1881 $10 (1881 Gold Eagle) NGC MS61. This mint state gold eagle shimmers with bright mint luster. The coin has surface abrasion marks and scrapes, which keep...More >>>
RC78019
$10
NGC
MS61
$975

1886-S Eagle - 1886-S $10 NGC MS61. A San Francisco $10 gold coin, or eagle, struck in the early 1880's. A total of just 970,000 eagles were struck at the most...

More >>>
RC7223004
$10
NGC
MS61 CAC
$1,075
1892 $10 (1892 Eagle) NGC MS61. This 1892 Eagle is characterized by a full strike and significant mint luster. Surface abrasion, typical of the grade is seen...More >>>
RC70002
$10
NGC
MS61 CAC
$1,075
1892 Eagle - 1892 $10 NGC MS61. A $10 gold coin, or eagle, struck in the early 1880's. A total of just 970,000 eagles were struck at the most western Mint this year...More >>>
RC7238005
$10
NGC
MS61 CAC
$1,075
1892 $10 (1892 Eagle) NGC MS61. A $10 gold coin, or eagle, struck in the early 1880's. A total of just 970,000 eagles were struck at the most western...More >>>
RC7518005
$10
NGC
MS61 CAC
$1,075
1892 $10 (1892 Eagle) NGC MS61. A $10 gold coin, or eagle, struck in the early 1880's. A total of just 970,000 eagles were struck at the most...More >>>
RC78006
$10
NGC
MS61 CAC
$1,075
1893 $10 NGC MS61. Mintages of the $10 gold coins struck in Philadelphia in the 1890's fluctuate a lot. Of this issue, a total of 1,840,840 coins were produced...More >>>
RC77008
$10
NGC
MS61 CAC
$1,075
1893 $10 NGC MS61. Certified by NGC in uncirculated condition, the present piece is highly lustrous, and boldly struck...More >>>
RC78009
$10
NGC
MS61 CAC
$1,075
1894 $10 NGC MS61. Toned to a golden-green color, as commonly found for this issue. The present coin has been certified by NGC to remain in uncirculated condition...More >>>
RC76046
$10
NGC
MS61
$975
1894 $10 NGC MS61. Toned to a golden-green color, as commonly found for this issue. The present coin has been certified by NGC to remain in uncirculated condition...More >>>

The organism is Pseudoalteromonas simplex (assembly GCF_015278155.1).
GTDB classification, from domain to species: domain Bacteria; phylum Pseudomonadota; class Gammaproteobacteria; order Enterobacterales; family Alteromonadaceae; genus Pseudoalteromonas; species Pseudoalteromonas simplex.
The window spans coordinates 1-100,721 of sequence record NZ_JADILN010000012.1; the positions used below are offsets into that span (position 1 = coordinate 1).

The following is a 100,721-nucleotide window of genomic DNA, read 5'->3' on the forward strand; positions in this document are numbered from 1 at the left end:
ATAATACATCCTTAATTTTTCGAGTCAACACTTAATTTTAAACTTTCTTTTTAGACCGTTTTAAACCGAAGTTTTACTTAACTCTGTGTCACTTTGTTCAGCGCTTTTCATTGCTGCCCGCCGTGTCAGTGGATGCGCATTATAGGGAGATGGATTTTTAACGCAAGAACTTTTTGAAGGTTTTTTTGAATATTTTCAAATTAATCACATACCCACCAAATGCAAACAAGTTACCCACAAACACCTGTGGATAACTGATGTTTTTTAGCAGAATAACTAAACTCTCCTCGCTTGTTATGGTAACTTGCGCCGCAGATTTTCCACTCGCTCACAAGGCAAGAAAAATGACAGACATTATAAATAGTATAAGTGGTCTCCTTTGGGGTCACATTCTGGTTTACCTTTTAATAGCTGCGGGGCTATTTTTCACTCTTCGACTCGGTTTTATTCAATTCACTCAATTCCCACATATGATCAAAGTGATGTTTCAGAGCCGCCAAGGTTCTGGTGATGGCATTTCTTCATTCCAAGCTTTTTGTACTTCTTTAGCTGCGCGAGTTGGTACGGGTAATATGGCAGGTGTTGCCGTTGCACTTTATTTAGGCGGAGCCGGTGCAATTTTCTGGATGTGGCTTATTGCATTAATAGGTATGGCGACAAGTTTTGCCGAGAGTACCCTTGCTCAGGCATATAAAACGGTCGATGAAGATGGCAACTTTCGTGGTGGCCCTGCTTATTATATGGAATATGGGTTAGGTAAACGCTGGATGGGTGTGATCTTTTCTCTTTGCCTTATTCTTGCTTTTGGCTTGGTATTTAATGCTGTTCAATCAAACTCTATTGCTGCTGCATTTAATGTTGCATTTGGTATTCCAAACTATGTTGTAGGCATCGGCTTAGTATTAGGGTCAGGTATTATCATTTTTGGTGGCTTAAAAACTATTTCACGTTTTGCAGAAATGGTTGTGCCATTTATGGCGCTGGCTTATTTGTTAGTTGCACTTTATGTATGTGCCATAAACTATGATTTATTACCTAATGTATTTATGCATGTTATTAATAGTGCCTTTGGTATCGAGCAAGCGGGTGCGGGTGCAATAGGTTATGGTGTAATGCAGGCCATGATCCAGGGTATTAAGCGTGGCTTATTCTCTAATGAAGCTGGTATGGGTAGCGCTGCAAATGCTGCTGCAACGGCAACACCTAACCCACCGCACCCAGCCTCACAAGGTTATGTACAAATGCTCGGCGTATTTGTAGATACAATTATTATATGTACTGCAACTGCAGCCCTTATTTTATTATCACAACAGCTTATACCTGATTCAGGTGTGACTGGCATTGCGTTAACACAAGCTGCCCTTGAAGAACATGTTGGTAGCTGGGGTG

RC3097
$10
PCGS
MS61
$5,500
1894-S Liberty $10 Gold PCGS MS61. Condition rarity - none finer than MS63.More >>>
RC78018
$10
NGC
MS61
$1,125

1907 Eagle - 1907 $10 Liberty NGC MS61. A coin toned to a nice, darker yellow, gold color with no distracting marks except those consistent with the grade...

More >>>
RC72091
$10
NGC
MS61
$1,125
1907 Eagle - 1907 $10 NGC MS61. Final year of this long used design, and popular as such. Highly lustrous with no distracting marks on the surfaces, these coins...More >>>
RC30991
$10
NGC
MS66
$20,200
1914-D Indian $10 Gold NGC MS66. Beautiful, lustrous gem.More >>>
In 1795 the first regular coin struck for the United States was the gold half eagle. Later in the year the first ten dollar gold pieces were made. The eagle had one obverse and two reverses, all designed by Robert Scot, the Chief Engraver. The obverse showed a plump Liberty facing right wearing an oversized soft cap. It is said that the portrait was taken from a sketch by the famous portrait artist Gilbert Stuart. This Capped Bust to Right design was used until 1804. It was combined with a Small Eagle Reverse from 1795 to 1797. The reverse showed a scrawny eagle holding a wreath in its mouth. The second reverse was Heraldic Eagle Reverse. The newer reverse, used from 1797 to 1804, had mixed up heraldry in that the arrows and olive branch were held in the wrong talons. No denomination is indicated on these coins since gold was valued by its weight and fineness as it was in Europe.

Production of the gold eagle was suspended as of December 1804 on verbal orders of President Thomas Jefferson. In July 1838, two acts of Congress changed the weight and fineness standard for United States gold coins, and Robert Patterson, the Mint Director, was ordered to resume production of the eagle. Acting Mint Engraver Christian Gobrecht designed Liberty Head or Coronet eagle. There are two types of Coronet eagles, Type 1 of 1838 to 1866 and Type 2 of 1867 to 1907.

Capped Bust To Right (1795-1804); Liberty Head No Motto (1838-1866); Liberty Head With Motto (1866-1907); Indian Head (1907-1933)